The University of Colorado School of Medicine has been approved to begin offering a first-in-the-nation non-residential fellowship program as a way to meet the need for trained physician specialists in hospice and palliative medicine.
Beginning in the summer 2020, six mid-career physicians will begin training in the new Hospice and Palliative Medicine Fellowship demonstration project.
“There is a serious and worsening
shortage of palliative care
specialists in all disciplines in
healthcare, but the shortage of
physicians is a particular difficult
problem,” said Amos Bailey
“There is a serious and worsening shortage of palliative care specialists in all disciplines in healthcare, but the shortage of physicians is a particular difficult problem,” said Amos Bailey, MD, professor of medicine and director of the University of Colorado Master of Science in Palliative Care program. “Currently, there are 360-380 physicians training to be hospice and palliative medicine specialists each year, but we need several times this number to meet the forecasted need with an aging population.”
Palliative care is provided by an interdisciplinary team that works with the patient, family caregiver, and medical providers to offer physical, social, emotional, and practical support, according to the National Institute on Aging. In palliative care, curative and disease-modifying treatments are provided and palliative care assist with symptom management and psycho-social-spiritual support to provide the best quality of life. Over time, palliative care provider’s work with patient and families who may find that ongoing treatments are too burdensome with limited benefits. Some patients may transition to hospice care when that is consistent with their treatment preferences. Hospice is an approach that offers comprehensive comfort care to the patient and family in the final months of a life.
“We’ve found that physicians are often drawn to hospice and palliative care in mid-career, when they’ve witnessed how their patients and family caregivers could benefit,” Bailey said. “At this point in their professional careers, though, it is often difficult or even impossible to leave their family, community, and medical practice to relocate for advanced fellowship training in the critical discipline.”
As innovators in medical education, the University of Colorado Anschutz Medical Campus started the country’s first Master of Science degree program in palliative care in 2016. This interprofessional program enables physicians, nurses, advanced practice providers, social workers, spiritual care providers, psychologists, and others to advance their knowledge and skills through a primarily online format. The program participants attend three on-campus weekend intensive sessions that focus on communication training.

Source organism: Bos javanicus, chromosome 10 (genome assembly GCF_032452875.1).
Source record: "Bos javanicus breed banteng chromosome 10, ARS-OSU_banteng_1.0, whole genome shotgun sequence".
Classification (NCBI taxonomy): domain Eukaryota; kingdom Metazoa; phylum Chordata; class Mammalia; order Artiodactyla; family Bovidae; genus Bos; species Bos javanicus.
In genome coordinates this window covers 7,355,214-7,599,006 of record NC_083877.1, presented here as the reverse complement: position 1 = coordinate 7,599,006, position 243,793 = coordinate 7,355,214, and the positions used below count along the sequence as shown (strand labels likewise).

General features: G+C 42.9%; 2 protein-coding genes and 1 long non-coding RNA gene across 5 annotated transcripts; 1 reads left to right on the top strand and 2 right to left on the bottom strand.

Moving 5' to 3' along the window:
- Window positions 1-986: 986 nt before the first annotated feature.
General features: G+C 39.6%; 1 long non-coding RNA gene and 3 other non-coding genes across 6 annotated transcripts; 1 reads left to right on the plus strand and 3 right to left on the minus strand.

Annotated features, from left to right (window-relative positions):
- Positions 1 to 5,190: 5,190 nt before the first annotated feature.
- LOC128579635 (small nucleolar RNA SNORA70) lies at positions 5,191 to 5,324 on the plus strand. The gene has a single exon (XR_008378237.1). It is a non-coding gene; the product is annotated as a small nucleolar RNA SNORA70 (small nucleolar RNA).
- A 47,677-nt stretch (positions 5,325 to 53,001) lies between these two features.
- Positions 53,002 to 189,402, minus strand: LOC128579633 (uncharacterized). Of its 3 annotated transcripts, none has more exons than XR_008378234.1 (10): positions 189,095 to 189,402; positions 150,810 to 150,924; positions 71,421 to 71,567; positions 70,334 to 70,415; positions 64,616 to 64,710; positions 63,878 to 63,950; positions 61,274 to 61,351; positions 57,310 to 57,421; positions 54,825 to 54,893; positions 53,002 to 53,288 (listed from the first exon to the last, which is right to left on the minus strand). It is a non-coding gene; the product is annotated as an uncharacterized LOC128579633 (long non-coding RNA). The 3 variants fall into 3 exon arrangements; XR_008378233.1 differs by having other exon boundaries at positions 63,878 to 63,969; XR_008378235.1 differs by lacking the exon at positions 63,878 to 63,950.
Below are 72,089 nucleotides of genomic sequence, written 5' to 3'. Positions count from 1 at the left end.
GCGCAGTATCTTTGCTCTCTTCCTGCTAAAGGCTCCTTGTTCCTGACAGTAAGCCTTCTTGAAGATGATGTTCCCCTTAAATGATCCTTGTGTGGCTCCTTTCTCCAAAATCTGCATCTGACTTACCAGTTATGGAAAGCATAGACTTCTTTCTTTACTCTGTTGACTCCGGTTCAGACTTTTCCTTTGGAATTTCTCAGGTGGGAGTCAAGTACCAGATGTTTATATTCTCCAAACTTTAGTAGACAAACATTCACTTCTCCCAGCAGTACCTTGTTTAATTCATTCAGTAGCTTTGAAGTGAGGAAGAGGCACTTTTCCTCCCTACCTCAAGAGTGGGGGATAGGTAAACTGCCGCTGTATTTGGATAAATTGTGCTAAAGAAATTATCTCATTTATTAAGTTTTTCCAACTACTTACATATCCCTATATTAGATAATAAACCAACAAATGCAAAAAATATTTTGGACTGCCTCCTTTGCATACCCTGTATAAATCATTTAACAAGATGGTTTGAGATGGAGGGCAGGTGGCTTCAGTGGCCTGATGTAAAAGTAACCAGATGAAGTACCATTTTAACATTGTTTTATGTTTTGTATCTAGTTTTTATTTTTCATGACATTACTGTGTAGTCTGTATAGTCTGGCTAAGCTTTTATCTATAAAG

“This program has been ideal for mid-career providers because it allows them train as palliative care specialists while remaining in their home, community and practice,” Bailey said.
Furman McDonald, MD, MPH, senior vice president for academic and medical affairs for the American Board of Internal Medicine, encouraged Bailey to develop an Advancing Innovation in Residency Education (AIRE) proposal that would allow physicians who complete the CU Master of Science in Palliative Care program to become board certified in Hospice and Palliative Medicine.
Board certification provides a set of qualifications for practitioners and allows for oversight by peers who can ensure high standards of care. Working with Eric Holmboe, MD, chief research, milestone development, and evaluation officer at the Accreditation Council for Graduate Medical Education, Bailey and the CU team developed a program of on-line hospice and palliative medicine seminars. They also created an online Palliative Medicine Clinical Portfolio which together with the existing Master of Science in Palliative Care degree course work will meet all Hospice and Palliative Medicine Fellowship requirements over a two-year period.
“This program, when successful, holds great promise as an alternative pathway for mid-career physicians to enter the field of hospice and palliative medicine,” Bailey said. “We have a growing workforce need. This model could also be used to support the development of specialists in other areas like geriatric medicine or addiction medicine where career development is necessary to provide the best care for patients, but is often impractical for providers who cannot forego professional and personal responsibilities in mid-life to relocate to another community for a residential fellowship program.”